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I have a few Taylor Jumbos and a Rainsong Jumbo...I get decent sounds but there was always something lacking. A girl came in a few weeks ago with a old small body Martin...not sure of the model, but I set her up the same way I had set up for the Jumbos and got this great acoustic sound. Her old Martin was just a great source. Someone here also recommended using different types of picks. I've always been a Fender heavy guy, but found I could change the sound a lot using thinner picks.
L.
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18th October 2012
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It seems the bottom end on the Guild Jumbo Acoustic has uncontrollable boom on the low end which just sounds horrible..

I can eq some of it out but then im left with a thin sounding acoustic which defeated the object of having a nice solid acoustic guitar sound in the first place..

Like chasing your tail..

Funny when sat playing the Guild from ear level i don't hear the boom anywhere near as much & it sounds nice

Proximity effect / bad mic placement ..who knows
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18th October 2012
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Another thing I started doing with the Jumbos is placing a mic above and to the right of my shoulder as sound I hear at ear level does sound really good. Before I was placing that mic a couple of feet away from the guitar more toward the lower bout. I like the new placement better. A second mic pointing to the 12th fret picks up plenty of the high/mids.
L.
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18th October 2012
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As much as I love the sound of a Jumbo to my ears, I've found it infinitely easier
to record with a Parlor. The mids also cut through a busy mix better.

For strumming parts, try a softer nylon .60 Dunlop pick if you want that rhythm acoustic washboard effect.
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18th October 2012
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Quote:
Originally Posted by Lenzo View Post
Another thing I started doing with the Jumbos is placing a mic above and to the right of my shoulder as sound I hear at ear level does sound really good. Before I was placing that mic a couple of feet away from the guitar more toward the lower bout. I like the new placement better. A second mic pointing to the 12th fret picks up plenty of the high/mids.
L.
Good idea so what mic / polar pattern are you using above and to the right of shoulder?
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18th October 2012
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Just wanted to say Thanks to everyone for all the Help Much Appreciated


Keep em coming! & i hope this post Helps others with similar problems of recording the Dreaded Acoustic Guitar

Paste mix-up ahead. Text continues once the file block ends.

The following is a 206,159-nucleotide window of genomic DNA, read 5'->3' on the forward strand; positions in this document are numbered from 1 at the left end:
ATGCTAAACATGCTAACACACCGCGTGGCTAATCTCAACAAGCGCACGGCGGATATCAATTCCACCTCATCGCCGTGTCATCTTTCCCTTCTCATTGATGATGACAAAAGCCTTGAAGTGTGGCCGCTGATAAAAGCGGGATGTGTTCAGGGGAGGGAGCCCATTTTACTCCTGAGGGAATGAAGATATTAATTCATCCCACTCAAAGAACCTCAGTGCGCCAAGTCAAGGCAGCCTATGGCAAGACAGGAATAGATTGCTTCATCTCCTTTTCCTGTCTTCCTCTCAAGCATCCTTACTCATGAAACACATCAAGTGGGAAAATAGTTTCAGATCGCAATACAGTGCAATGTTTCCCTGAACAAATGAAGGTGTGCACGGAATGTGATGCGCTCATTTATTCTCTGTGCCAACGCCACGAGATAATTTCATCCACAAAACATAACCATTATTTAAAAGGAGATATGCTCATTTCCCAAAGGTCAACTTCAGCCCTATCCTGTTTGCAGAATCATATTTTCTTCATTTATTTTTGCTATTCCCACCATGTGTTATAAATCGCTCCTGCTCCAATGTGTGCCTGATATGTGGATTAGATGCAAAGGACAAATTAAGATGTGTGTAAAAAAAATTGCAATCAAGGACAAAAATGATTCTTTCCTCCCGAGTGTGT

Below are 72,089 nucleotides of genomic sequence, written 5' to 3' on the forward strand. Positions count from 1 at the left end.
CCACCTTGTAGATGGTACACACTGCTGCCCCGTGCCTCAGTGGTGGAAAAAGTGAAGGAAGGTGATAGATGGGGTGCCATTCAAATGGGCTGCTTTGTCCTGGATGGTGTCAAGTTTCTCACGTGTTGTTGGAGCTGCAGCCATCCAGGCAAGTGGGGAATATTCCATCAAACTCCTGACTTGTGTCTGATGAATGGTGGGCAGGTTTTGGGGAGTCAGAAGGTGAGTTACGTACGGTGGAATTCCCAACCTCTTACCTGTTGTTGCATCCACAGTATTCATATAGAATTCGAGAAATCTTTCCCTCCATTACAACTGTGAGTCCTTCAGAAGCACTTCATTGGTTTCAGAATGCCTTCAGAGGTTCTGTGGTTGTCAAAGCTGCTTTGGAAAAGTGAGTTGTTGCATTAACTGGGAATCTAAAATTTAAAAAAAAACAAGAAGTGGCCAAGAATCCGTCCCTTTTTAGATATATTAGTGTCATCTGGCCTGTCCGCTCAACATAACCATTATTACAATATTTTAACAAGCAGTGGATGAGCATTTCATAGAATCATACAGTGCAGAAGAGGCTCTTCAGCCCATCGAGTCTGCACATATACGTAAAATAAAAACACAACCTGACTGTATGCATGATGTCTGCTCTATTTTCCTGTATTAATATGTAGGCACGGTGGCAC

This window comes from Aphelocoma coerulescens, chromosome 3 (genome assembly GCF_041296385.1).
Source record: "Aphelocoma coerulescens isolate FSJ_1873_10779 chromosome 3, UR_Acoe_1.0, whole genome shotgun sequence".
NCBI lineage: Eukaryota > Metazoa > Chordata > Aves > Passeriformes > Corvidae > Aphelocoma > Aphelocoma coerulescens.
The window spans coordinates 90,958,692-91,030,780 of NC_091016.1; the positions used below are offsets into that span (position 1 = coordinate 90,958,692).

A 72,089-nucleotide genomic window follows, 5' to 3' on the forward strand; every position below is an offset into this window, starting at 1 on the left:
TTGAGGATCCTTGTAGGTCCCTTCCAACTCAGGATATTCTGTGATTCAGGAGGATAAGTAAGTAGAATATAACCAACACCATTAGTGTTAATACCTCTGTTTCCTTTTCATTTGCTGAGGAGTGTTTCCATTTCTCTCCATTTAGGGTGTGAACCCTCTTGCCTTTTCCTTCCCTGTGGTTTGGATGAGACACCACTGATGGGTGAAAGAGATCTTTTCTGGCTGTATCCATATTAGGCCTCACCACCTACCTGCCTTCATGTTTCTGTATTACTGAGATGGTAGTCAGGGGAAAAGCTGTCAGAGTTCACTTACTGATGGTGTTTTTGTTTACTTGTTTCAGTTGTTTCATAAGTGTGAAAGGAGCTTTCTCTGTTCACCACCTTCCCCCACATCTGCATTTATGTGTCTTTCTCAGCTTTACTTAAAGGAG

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Similar problem discussed here: Bass always booming recording acoustic guitar

One thing I've noticed is that as a player I never hear how the guitar sounds to the audience - the soundhole is always facing away from me. I'm always interested to hear other people play my guitars...perhaps this would give you a different perspective on how to fix the recording issues.
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Quote:
Originally Posted by Guitarfinch View Post
Good idea so what mic / polar pattern are you using above and to the right of shoulder?
If I want a warmer sound I'm using a joly modded NT1-A which is cardoid or a Chameleon Labs TS-2..usually omni with the tube driven a bit. If I want more bite to cut through the mix I use a Peluso CEMC6..which is cardoid and roll the bass off a bit. I was testing a 57 the other day just to see what it would do..it wasn't bad. I have better options I think, but it was definitely usable.
L.
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18th October 2012
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If you have the time, try tuning down a 1/2 step and then capo back up to
standard tuning. The change in timbre of the instrument can be quite dramatic and give
you variable tonal options with the same instrument.
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Pointing towards the 12th fret will give you better results in terms of cutting down boom. Have the mic slightly above the low strings and angled down so they're almost off axis pointing more at the 1st, 2nd, 3rd and 4th strings. You want the best blend of the least amount of boom but still a nice balance of the low and high strings.

The quickest way to get the best sound is to put on some headphones and pick the mic up and start moving it around angling slightly up and down, pulling back further, going closer, have the player play their loudest part when doing this as, the louder the play, the boomier it's going to get. The louder they play the further you'll have to pull the mic back. Somewhere in here you're going to find a nice balance where the low strings are not booming too much, but you'll always get some boom. I generally find myself eq'ing out 120hz maybe 1 to 4 db depending on the guitar with a parametric eq with a medium to small bell. I usually pull out 280 hz too as this is also boom but more mud than boom. 120 hz is the straight up boom. Or close to 120 hz with a 10 hz diff on either side, you'll have to sweep the eq around to find the exact spot.

Another thing I've found in my less than desirable sounding recording space and acoustic boom issues is that hanging a moving blanket anywhere from 3 to 6 feet BEHIND the mic will improve the sound greatly. This can make a huge difference if your room doesn't sound that good.

Your common or garden moving blanket is the best thing I've found for not making it sound too weird. I've tried regular bed blankets, duvets and everything in between but the moving blanket sounds the best to me. I get a mic stand and tilt the boom 90 degrees so it looks like a T shape. Buy some giant binder clips from an office store and you can hang the moving blanket off the top of the T and the clips will keep it from slipping off.